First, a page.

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The Uhle-Wettler Infantry Battalion (Part II)
In the territorial light infantry battalion designed by Franz Uhle-Wettler, the “command and supply” company consisted of a substantial supply echelon (Versorgungs Staffel ) and a number of autonomous elements. The latter include the battalion command group, the finance section, the staff group, the driver team, the company leadership group, the long-range communications platoon, and the Verfügungs platoon.
A close copy of the rifle platoons of the ordinary sort the Verfügungs platoon did for the battalion was the Verfügungs squads did for rifle companies. That is, it provided a fully-fledged infantry unit to perform tasks that would otherwise have required the detachment of elements from a rifle company. (In addition to serving as a quick-reaction force and conducting patrols, this “thirteenth platoon” could also be attached to a rifle company that had been given a task that required four full platoons.)
The principal staff officers of the battalion bore the standard NATO titles of S-1, S-2, S-3, and S-4. The roles played by the officers bearing these designations, however, differed from those of their American counterparts. In particular, the S-3 (operations officer) and the single officer who served as both the S-1 (adjutant) and the S-2 (intelligence officer) belonged to the command group. The S-4 (logistics officer), however, commanded the supply group.
The battalion had neither a second-in-command nor a chief-of-staff. It did, however, possess an Ordonnanz Offizier. Not to be confused with an “ordnance officer,” this “ordinance officer” served as the right-hand man of the commanding officer. As such, moments of crisis or opportunity might find him serving as an “empowered messenger,” in command of a task force of some sort, particularly one around the Verfügungs platoon or assembled from the wreckage of hard-hit elements of the battalion.
The staff group consisted of three sergeants, two clerks, and a draftsman. Each of the sergeants handled routine matters for one of the staff functions, thereby enabling the principal staff officers of the command group, the S-1/2 and the S-3, to move about the battlefield as their duties required. (Uhle-Wettler was particularly keen to keep the battalion headquarters from turning into a “tent city.” “A battalion that goes to war with map cases, bundles of documents, manuals, and classified material safes,” he wrote, “is an absurdity.”)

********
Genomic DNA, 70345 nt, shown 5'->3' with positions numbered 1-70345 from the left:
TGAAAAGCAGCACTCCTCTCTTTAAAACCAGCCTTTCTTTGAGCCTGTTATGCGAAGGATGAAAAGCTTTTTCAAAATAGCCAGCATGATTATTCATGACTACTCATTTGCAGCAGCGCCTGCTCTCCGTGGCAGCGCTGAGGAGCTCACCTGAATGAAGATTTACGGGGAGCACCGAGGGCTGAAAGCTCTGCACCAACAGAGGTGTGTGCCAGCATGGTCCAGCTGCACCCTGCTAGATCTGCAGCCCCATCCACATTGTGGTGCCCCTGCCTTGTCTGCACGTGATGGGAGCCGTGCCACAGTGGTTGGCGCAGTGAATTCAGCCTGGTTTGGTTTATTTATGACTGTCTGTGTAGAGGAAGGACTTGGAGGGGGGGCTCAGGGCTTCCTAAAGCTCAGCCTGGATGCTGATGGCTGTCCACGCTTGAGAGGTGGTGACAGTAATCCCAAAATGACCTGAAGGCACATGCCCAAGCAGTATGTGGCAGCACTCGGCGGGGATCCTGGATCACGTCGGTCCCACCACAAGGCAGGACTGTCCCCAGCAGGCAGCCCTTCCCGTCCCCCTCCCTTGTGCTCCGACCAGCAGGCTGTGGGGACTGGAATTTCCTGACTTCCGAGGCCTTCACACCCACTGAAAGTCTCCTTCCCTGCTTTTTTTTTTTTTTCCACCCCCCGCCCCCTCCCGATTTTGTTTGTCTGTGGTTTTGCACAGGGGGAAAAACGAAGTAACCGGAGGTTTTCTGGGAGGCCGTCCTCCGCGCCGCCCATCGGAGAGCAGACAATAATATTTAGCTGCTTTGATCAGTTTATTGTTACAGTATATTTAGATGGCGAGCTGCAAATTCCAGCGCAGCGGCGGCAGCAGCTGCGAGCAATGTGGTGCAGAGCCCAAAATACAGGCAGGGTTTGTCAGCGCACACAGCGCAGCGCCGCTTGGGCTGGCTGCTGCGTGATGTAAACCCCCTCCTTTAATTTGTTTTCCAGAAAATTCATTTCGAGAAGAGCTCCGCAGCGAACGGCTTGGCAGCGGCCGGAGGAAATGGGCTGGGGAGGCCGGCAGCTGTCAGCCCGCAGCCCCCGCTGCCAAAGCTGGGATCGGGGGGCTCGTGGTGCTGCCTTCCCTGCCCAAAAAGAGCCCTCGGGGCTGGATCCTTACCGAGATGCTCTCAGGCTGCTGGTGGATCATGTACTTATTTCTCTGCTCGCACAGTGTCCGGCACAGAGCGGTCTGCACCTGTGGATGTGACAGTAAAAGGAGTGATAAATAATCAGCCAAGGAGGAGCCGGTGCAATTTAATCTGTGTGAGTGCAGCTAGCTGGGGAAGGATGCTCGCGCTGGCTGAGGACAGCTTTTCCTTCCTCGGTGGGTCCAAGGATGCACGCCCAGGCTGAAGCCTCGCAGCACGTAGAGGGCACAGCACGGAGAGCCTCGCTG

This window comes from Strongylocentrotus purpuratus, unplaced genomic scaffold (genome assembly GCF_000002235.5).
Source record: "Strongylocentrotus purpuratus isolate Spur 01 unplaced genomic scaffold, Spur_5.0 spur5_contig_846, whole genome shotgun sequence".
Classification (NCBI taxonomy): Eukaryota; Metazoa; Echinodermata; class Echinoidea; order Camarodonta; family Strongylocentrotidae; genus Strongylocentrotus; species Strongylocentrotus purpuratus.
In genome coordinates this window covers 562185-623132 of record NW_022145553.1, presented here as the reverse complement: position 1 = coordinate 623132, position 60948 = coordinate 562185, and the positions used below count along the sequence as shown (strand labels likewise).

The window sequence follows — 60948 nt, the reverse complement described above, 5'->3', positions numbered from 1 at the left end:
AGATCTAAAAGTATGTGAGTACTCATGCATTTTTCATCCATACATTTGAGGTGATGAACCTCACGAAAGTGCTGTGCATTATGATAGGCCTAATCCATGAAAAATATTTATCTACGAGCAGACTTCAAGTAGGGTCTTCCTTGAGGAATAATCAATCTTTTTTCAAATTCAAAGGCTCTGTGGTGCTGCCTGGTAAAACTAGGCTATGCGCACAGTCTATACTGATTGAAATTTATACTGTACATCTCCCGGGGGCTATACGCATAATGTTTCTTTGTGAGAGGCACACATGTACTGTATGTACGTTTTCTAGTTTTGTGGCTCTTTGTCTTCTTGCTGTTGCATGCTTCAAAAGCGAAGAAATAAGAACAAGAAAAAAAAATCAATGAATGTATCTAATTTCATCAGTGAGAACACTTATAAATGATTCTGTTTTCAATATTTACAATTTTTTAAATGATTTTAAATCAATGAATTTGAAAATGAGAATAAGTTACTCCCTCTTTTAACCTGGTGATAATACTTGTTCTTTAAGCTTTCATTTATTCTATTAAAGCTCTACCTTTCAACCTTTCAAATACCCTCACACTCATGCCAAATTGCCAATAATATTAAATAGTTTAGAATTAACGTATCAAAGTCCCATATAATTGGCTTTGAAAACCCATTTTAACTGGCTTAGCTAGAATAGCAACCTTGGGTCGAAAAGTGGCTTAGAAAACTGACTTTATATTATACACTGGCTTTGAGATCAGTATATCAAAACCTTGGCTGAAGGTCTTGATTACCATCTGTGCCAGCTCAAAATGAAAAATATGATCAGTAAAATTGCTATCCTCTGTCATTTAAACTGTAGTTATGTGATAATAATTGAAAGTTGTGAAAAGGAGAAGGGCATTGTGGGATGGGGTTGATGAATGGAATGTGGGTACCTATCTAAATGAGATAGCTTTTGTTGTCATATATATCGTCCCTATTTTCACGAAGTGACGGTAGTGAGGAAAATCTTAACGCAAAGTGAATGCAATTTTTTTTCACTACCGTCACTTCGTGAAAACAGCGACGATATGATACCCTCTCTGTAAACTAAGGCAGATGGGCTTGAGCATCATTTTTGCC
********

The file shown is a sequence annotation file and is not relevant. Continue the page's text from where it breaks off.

Consisting of one sergeant and six men, the driver team operated the one truck allowed for each company and the small number of civilian vehicles requisitioned at the start of the war. These vehicles supported the battalion as a whole, rather than the command and supply company or any particular element within it.
In the absence of large numbers of vehicles, each of the elements of the command and supply company was, like the heavy weapons squads, provided with a sufficient number of men to carry all of its equipment. Thus, for example, the long-range communications platoon, which operated a small number of radios, consisted of one officer, eight sergeants, and 33 men.
The supply echelon was primarily concerned with providing “house-keeping ” services for the battalion: delivering food and ammunition, , maintaining clothing and equipment, and caring for the sick and wounded. To this end, it consisted of an S-4 team, a material supply team, a medical squad, a clothing team, a food supply squad, a communications equipment team, a weapons repair team, a transport platoon, and an ammunition team. (As ammunition was delivered to the battalion by vehicles belonging to the brigade supply organization, the ammunition team devoted most of its energies to the storage and issue of ordnance than to its transport.)
The food supply squad obtained food from the area in which the battalion operated, sometimes from local farms and sometimes from caches that had been prepared ahead of time. It did not, however, prepare meals. For the sake of cohesion and dispersion, as well as quality and economy, that task was left to squads and teams. (“If you have any experience with troops,” wrote Uhle-Wettler, “you know that they will eat well.”)
Source: Franz Uhle-Wettler, Gefechtsfeld Mitteleuropa , Gefahr der Übertechnisierung von Streitkräften , (Munich: Bernard & Graefe, 1980)
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